Three CDs that I've been enjoying for the last few weeks:
Golddiggas, Headnodders, & Pholk Songs, The Beautiful South -- I first heard this band on Brian Ibbott's terrific Coverville podcast when he played their version of "Don't Fear the Reaper" a while back; when he went on to play their "You're the One That I Want," I knew I had to have this album. It's an all-covers CD (and I'm always a sucker for a great cover record), tackling everything from the Ramones ("Blitzkrieg Bop") to Willie Nelson ("Valentine") to The Stylistics ("I'm Stone in Love With You"). Now I need to hear some of their original material. Any fans out there who can suggest a good starting point?
Wearing Someone Else's Clothes, Jason Robert Brown -- Brown is best known for his work in the musical theater; The Last 5 Years has been playing regional theaters for a few years now, and Parade was a critical success on Broadway. But this is an album of pop songs, and they're terrific. Brown's lyrics are marvels of economy, and his songs feel like a cross between early Billy Joel and Stephen Sondheim. He can be funny ("I Could Be in Love With Someone Like You"), deeply moving ("Over," sung in the voice of a just-killed American soldier), and ruthlessly honest ("Music of Heaven," which is one of the best songs I've heard in years). He sings better than most songwriters; he's certainly got a better voice than the croakings of Elvis Costello, for instance.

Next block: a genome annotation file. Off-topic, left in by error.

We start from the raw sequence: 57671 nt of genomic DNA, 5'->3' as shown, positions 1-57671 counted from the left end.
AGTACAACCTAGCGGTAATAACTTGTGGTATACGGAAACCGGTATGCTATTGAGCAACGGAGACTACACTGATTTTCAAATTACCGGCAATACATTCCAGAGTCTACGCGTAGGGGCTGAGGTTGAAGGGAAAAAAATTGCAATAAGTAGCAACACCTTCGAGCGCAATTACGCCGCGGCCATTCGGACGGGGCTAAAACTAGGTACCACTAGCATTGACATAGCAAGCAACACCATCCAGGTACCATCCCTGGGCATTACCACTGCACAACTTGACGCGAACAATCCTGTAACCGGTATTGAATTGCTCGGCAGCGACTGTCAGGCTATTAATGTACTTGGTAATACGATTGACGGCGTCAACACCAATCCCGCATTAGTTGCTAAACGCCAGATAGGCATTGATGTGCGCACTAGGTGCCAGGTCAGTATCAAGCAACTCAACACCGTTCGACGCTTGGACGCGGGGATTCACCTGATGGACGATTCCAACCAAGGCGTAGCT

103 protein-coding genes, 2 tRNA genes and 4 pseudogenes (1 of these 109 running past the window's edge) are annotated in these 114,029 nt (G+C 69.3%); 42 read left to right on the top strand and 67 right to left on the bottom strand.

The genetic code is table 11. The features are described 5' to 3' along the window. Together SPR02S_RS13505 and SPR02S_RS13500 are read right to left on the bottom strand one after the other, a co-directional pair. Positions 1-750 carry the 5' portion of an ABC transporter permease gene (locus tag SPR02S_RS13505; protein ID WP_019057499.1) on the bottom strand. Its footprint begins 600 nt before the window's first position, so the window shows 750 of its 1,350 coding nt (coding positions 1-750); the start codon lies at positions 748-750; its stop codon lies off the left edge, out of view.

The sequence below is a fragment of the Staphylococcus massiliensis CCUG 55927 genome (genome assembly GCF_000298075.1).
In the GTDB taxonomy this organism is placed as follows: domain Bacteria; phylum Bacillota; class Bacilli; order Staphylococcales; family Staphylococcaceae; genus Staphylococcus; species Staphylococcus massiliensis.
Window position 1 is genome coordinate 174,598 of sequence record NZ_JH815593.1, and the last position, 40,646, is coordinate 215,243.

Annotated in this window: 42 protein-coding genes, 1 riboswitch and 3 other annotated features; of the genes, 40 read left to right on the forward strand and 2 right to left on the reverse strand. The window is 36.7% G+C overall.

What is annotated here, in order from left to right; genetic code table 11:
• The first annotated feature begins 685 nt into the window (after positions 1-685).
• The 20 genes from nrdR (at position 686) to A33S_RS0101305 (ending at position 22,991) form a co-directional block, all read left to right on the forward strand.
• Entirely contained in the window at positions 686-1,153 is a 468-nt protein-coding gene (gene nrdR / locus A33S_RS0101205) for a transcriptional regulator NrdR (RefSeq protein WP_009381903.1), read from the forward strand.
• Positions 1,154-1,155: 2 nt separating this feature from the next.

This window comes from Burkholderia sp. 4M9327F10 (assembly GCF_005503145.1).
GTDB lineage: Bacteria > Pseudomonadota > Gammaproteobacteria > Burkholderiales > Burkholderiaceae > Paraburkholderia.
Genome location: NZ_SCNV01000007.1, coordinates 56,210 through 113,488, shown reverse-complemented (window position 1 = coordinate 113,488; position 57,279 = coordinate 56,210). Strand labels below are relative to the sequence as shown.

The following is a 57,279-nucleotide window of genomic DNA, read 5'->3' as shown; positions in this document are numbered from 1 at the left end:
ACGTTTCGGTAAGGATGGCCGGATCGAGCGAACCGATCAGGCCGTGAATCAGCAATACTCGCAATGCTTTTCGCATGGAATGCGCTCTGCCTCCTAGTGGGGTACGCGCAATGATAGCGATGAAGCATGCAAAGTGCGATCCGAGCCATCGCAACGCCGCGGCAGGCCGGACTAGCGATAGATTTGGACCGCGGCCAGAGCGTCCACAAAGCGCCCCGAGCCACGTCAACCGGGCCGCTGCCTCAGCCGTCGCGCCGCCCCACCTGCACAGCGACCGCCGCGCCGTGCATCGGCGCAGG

Shakespeare in Song, Phoenix Bach Choir (Charles Bruffy, dir.) -- fine program of unaccompanied choral music, all with text by Shakespeare. Ralph Vaughan Williams and Frank Martin are the best known composers represented, and there are premiere recordings of work by several younger composers, of whom I think Matthew Harris comes off best. The Tempest is the most common source for text, with three settings of "Full fathom five" alone (the classic by Vaughan Williams, which has long been a favorite of mine; a version from Martin's "Songs of Ariel," and a lovely setting by Jaakko Mäntyjärvi). But half a dozen other plays are represented, along with a sonnet or two. The enunciation could be a bit clearer -- not an insignificant flaw when you're singing Shakespeare -- but that's the only serious flaw; intonation, ensemble, and emotional sensitivity to text are all top-notch.